A procession at the festival 
The event is held annually between the seventh and ninth day of the fourth lunar month to commemorate Saint Giong, a local hero who defeated invaders. 

It is celebrated with processions, rituals and performances. 

The Vietnam Culture and Art Sub-Institute said, “The festival follows a format written in an ancient book called Hoi Le (Festival Regulations), which was passed down through the generations.”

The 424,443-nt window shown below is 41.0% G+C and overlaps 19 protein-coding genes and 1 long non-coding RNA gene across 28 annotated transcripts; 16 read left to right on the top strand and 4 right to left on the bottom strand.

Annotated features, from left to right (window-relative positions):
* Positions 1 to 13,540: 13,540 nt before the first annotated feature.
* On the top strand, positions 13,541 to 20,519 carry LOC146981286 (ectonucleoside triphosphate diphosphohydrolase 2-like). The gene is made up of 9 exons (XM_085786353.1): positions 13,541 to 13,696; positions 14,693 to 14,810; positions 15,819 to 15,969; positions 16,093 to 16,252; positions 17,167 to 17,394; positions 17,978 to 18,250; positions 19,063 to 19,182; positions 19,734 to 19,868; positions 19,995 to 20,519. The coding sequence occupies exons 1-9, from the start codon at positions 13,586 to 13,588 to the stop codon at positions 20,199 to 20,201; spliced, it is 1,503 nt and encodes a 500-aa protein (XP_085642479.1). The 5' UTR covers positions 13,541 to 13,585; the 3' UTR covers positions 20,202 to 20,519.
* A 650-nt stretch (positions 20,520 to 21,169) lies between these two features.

The main day of the event falls on the ninth, when flags are carried from the Mother Temple to the Upper Temple and sacrifices are made. People perform ritual dances and songs, while battles against the invaders are re-enacted. 

UNESCO recognized Vietnam’s Giong festival as Intangible Cultural Heritage of Humanity in 2010. 

Vietnam has nearly 8,000 festivals a year, of which 88.36 percent are folk festivals, 6 percent are religious festivals and 4 percent are historical events.

Source: VNA